Coreopsis tripteris L.

Tall Tickseed

Coreopsis tripteris plant2

Family - Asteraceae

Habit - Perennial forb, with short, stout rhizomes.

Stems - Ascending to erect, to 1.8 m, glabrous, sometimes glaucous, hollow, branching in apical half.

Coreopsis tripteris stemStem and node.

Coreopsis tripteris stem2Stem and leaves.

Leaves - Opposite, petiolate, palmately trifoliate, distributed at 10 or more nodes along most of the length of the stem. Blades 3-12 cm long, mostly broadly obovate in outline, all but the uppermost ternately or palmately deeply divided or compound with 3 or less commonly 5 divisions or leaflets, these entire, 5-25 mm wide, lanceolate to narrowly elliptic, angled or tapered to a slender attachment point at the base, angled or tapered to a bluntly or sharply pointed tip, the surfaces glabrous or sparsely to densely hairy with short, curved hairs. Petioles glabrous, to 2 cm long, with bases of opposing petioles joined in a collar surrounding the stem. Lateral leaflets sessile. Terminal leaflet with a short petiolule (to 5 mm long).

Coreopsis tripteris leaf1Leaf adaxial.

Coreopsis tripteris leaf2Leaf abaxial.

Inflorescence - Mostly appearing as loose, open clusters or panicles, the heads with the stalk mostly 2-6 cm long.

Coreopsis tripteris inflorescenceInflorescence.

Heads - Radiate, showy, often numerous per plant. Involucre cup shaped, the bracts dimorphic, the outer series 2-5 mm long, green, linear, glabrous or sparsely to moderately hairy; the inner series broader, 6-9 mm long, yellowish. Chaffy bracts more or less linear, with a slender base, sometimes slightly thickened toward the rounded or angled, bluntly to sharply pointed tip. Receptacle flat.

Coreopsis tripteris headFlowering head.

Coreopsis tripteris involucre2Involucre.

Ray flowers - Sterile, typically 8 per flower head, the corollas 12-25 mm long, entire or with 2-4 minute teeth in the center of the otherwise more or less rounded tip, uniformly yellow (sometimes with fine, purplish veins). Achene compressed, to 3.5mm long in flower, yellowish, mostly glabrous but with some pubescence at apex. Pappus of short eros scales.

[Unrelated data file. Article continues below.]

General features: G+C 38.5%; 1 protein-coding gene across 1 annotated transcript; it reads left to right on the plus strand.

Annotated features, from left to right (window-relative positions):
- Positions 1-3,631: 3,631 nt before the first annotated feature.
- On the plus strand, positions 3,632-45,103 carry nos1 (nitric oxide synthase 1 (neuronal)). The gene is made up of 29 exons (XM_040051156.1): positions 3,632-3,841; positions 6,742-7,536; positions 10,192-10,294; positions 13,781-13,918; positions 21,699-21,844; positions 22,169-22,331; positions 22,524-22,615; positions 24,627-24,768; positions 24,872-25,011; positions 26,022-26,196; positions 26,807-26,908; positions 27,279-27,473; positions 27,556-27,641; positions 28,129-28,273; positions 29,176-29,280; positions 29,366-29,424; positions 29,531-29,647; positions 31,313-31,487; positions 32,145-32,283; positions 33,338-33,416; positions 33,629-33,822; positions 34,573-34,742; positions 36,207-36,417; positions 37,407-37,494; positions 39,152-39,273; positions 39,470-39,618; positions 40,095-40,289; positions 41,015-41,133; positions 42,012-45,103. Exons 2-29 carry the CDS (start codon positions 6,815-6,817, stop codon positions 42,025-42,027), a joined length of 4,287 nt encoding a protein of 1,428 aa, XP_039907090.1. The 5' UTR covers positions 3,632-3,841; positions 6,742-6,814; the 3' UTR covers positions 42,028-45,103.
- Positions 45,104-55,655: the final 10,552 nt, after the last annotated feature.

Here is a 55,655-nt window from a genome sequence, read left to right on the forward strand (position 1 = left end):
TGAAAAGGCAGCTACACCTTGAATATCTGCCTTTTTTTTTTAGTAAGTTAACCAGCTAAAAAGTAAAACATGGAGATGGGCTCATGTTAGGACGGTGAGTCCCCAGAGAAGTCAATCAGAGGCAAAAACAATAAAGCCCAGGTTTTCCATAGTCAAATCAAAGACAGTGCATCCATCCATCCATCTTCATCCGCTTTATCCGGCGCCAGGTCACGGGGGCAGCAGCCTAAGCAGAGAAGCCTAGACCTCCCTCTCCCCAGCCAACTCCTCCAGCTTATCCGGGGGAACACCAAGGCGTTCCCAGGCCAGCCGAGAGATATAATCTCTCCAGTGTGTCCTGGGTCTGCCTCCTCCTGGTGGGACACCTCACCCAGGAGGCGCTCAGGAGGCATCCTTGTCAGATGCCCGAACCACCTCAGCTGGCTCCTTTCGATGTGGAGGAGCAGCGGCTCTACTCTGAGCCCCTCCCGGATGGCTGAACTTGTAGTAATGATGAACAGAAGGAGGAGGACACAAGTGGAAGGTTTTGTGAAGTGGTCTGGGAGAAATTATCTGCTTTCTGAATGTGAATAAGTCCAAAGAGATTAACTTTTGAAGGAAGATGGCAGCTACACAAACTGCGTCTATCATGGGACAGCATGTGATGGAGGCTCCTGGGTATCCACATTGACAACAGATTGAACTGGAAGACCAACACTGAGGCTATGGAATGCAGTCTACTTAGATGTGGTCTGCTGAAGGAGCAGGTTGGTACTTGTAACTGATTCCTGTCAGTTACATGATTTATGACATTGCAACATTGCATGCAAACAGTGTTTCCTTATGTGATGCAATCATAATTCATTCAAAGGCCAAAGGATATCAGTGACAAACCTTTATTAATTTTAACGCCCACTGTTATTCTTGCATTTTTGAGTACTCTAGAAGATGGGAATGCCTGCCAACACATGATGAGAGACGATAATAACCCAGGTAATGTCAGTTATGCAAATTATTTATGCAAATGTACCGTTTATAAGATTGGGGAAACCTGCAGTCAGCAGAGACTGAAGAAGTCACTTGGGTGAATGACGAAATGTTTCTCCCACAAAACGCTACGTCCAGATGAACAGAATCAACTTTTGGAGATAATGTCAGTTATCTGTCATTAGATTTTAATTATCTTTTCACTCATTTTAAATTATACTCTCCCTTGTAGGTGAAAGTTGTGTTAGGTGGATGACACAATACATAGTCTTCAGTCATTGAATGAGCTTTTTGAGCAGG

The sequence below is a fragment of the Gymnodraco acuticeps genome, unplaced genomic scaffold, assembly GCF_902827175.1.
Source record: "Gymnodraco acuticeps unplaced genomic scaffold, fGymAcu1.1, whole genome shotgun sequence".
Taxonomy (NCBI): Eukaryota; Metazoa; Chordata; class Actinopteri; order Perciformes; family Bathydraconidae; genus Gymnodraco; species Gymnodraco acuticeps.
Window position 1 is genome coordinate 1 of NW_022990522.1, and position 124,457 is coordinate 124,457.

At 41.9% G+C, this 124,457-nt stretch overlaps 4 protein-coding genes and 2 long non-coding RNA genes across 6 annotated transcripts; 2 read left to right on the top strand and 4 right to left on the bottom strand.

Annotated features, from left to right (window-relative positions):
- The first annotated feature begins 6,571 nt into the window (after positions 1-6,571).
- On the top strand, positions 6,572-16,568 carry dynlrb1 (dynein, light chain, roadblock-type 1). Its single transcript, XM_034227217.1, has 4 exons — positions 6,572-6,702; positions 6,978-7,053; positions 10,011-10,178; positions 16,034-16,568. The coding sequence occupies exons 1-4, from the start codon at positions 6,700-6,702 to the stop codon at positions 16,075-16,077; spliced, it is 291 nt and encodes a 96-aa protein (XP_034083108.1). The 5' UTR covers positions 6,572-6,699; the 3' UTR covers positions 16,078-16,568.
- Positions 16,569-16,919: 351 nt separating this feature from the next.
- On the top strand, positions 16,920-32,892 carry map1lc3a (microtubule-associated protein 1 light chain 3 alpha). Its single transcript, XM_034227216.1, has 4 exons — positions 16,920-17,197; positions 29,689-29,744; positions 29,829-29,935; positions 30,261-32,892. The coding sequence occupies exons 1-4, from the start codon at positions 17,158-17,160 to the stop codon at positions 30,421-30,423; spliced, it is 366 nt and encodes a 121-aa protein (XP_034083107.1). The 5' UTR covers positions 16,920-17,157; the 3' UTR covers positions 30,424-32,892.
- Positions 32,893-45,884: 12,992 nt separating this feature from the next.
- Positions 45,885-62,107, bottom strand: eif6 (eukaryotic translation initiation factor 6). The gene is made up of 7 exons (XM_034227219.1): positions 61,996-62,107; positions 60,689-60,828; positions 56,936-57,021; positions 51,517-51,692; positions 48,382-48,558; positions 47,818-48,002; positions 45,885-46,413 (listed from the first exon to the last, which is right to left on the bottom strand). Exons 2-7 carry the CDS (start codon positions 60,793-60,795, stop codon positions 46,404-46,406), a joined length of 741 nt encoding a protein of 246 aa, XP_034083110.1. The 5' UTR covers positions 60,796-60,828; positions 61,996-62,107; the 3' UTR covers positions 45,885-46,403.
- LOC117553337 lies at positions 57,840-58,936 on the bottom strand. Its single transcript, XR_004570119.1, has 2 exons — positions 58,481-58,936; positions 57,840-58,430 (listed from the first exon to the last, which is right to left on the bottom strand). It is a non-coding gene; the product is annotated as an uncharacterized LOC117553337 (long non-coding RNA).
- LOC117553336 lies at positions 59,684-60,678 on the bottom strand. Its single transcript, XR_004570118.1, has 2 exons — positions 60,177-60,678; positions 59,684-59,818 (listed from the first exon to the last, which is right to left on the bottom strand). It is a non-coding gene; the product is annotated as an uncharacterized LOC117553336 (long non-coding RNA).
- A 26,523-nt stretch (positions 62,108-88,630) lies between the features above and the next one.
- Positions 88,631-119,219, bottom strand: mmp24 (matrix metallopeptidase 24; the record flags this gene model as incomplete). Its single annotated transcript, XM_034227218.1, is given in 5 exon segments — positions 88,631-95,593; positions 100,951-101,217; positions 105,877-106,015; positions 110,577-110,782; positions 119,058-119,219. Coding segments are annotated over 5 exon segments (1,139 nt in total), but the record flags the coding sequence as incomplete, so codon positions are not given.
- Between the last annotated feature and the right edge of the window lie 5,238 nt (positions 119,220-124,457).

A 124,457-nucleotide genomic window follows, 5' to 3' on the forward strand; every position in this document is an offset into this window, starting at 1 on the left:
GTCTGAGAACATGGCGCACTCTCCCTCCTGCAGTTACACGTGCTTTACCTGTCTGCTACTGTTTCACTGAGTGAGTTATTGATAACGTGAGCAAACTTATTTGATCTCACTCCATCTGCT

Disk flowers - Perfect. Corollas 5-6 mm long, 5-lobed, reddish purple, sometimes with a yellow tube. Style branches tapered abruptly to a sharply pointed, sterile tip. Pappus absent or more commonly of 2 awns to 0.5 mm long Stamens 5, fused at apex of contracted portion of corolla tube. Filaments white, glabrous, compressed, 2.1 mm long, with an obvious midvein. Anthers purple, to 2.3 mm long, fused around the style. Style glabrous, pale yellow, slightly swollen at base, bifurcate, purple in apical stigmatic portion.

Coreopsis tripteris floretsFlorets.

Coreopsis tripteris florets2

Fruits - Achenes 4-7 mm long, the base and tip appearing slightly arched inward at maturity, the angles with narrow, pale wings having entire margins and occasionally with a few hairs at the tip, the inner face not thickened at the ends, dark brown to black, the surfaces smooth.

Coreopsis tripteris fruitsFruiting heads.

Flowering - July - September.

Habitat - Prairies, rocky open woods, bluffs, ledges, fields, roadsides, railroads.

Origin - Native to U.S.

Lookalikes - Other species of Coreopsis, Helianthus, Bidens, etc.

Other info. - This tall species of Coreopsis is found throughout most of Missouri, as well as most of the eastern half of the continental U.S. With some attention to detail, the plant is not hard to identify in the field. Like all members of the Coreopsis genus, this one has involucres with two distinctly different types of bracts. The heads have brown-purple disks, and many of the leaves are trifoliate, with the lobes diverging right at the base.

The plant is tolerant of dry conditions and would make a good garden subject. Some botanists have subdivided the species based on leaf division and pubescence characters. These differences are not formally recognized in Missouri at present.

Photographs taken at Logan Creek, Reynolds County, MO., 7-17-03 (DETenaglia); also at Little Lost Creek Conservation Area, Warren County, MO, 9-6-2015 (SRTurner).